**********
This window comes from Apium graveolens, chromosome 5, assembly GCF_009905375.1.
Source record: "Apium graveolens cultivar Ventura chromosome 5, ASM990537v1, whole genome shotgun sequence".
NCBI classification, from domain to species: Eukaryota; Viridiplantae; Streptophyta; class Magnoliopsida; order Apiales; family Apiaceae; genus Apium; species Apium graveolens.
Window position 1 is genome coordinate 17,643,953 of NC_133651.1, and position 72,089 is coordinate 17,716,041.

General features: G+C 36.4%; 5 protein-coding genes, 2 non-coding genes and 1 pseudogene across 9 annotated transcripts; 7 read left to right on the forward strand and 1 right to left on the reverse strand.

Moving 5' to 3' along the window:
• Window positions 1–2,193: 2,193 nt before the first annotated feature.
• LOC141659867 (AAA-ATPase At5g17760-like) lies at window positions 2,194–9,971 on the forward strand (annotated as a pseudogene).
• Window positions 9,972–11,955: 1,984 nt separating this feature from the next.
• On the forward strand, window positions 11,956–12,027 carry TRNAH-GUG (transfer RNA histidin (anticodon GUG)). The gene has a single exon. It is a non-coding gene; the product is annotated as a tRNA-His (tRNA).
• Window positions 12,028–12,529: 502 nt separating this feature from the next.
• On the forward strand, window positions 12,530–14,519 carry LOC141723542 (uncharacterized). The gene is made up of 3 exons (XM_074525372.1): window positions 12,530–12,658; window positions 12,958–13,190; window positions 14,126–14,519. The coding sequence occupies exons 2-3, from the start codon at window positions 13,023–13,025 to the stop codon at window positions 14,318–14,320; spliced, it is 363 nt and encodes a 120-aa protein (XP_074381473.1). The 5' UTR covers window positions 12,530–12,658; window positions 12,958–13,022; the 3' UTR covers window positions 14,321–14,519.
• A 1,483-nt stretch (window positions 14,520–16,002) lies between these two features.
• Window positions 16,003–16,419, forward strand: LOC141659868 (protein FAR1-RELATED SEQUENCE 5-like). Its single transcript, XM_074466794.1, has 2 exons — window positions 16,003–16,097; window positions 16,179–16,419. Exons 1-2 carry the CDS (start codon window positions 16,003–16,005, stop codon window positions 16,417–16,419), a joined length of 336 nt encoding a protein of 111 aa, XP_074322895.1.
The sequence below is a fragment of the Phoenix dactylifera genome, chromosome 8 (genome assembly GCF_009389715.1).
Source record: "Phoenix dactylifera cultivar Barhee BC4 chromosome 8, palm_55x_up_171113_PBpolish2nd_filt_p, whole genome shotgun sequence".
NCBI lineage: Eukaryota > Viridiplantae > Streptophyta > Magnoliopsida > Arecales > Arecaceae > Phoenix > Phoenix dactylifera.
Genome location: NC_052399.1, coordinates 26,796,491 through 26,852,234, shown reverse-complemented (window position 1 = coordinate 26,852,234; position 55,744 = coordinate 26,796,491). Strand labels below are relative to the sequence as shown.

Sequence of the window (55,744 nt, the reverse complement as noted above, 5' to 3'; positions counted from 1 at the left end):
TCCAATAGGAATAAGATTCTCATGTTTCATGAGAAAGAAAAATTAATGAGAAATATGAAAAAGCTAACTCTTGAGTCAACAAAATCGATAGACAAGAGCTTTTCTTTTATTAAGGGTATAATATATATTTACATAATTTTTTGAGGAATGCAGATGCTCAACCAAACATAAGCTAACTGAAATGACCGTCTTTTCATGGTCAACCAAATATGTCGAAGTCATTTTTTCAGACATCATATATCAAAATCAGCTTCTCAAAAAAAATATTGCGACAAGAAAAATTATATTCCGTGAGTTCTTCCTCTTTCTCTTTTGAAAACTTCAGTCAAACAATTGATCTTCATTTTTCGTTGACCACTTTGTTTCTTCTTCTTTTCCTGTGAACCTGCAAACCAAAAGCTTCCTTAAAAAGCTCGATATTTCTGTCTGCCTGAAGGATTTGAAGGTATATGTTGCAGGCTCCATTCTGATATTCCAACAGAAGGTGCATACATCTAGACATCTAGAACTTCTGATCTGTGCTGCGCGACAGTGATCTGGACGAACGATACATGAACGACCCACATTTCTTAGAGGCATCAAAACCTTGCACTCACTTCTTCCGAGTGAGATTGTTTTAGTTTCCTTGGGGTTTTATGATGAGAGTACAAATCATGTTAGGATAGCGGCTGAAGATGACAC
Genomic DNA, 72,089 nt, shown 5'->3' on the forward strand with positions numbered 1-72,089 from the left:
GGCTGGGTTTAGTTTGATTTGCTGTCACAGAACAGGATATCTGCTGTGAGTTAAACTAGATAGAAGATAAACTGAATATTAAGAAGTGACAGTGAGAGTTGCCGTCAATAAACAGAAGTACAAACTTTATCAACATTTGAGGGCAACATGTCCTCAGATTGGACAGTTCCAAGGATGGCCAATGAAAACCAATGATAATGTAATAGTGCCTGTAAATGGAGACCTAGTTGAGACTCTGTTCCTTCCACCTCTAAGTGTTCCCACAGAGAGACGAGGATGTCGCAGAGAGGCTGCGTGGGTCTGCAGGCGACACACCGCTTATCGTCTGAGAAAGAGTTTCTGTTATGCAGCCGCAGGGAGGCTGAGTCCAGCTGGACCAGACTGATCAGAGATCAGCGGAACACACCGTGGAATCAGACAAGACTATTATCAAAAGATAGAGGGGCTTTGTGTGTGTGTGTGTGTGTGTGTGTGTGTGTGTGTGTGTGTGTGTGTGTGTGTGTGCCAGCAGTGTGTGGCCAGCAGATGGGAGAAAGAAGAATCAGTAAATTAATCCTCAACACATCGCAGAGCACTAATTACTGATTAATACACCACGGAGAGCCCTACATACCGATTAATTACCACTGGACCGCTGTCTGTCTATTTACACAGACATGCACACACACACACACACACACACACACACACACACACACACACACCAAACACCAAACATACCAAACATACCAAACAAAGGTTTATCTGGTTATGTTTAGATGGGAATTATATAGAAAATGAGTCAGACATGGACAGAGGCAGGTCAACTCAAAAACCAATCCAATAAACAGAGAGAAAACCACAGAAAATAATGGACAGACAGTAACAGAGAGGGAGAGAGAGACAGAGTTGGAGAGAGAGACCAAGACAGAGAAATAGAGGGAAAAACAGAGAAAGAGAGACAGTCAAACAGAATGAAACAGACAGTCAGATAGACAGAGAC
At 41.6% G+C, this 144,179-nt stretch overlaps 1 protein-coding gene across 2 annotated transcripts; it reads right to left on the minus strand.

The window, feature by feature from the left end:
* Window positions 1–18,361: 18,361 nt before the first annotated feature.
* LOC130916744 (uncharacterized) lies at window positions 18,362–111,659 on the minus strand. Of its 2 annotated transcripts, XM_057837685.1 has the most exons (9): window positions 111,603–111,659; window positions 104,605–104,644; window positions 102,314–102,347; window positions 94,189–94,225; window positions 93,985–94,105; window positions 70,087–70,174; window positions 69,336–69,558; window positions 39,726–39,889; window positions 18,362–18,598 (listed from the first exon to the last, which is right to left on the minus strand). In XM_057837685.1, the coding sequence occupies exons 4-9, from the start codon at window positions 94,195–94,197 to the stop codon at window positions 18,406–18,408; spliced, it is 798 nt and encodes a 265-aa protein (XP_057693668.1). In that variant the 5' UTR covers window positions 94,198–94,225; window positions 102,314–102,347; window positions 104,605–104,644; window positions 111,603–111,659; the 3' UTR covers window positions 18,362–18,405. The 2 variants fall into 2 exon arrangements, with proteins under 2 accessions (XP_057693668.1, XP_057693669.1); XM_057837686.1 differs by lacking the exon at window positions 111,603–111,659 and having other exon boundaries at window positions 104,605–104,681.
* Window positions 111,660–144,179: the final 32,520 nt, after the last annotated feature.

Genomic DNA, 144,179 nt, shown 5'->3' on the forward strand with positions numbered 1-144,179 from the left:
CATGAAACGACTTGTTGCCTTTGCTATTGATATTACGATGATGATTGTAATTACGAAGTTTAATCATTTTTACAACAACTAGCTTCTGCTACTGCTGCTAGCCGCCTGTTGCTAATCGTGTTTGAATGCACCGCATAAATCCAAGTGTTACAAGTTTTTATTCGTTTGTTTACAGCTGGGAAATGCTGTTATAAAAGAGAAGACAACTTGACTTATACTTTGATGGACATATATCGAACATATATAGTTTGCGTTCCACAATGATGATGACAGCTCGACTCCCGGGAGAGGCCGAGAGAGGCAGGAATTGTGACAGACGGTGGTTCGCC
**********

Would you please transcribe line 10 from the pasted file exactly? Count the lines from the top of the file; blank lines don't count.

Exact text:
• On the forward strand, window positions 11,956–12,027 carry TRNAH-GUG (transfer RNA histidin (anticodon GUG)). The gene has a single exon. It is a non-coding gene; the product is annotated as a tRNA-His (tRNA).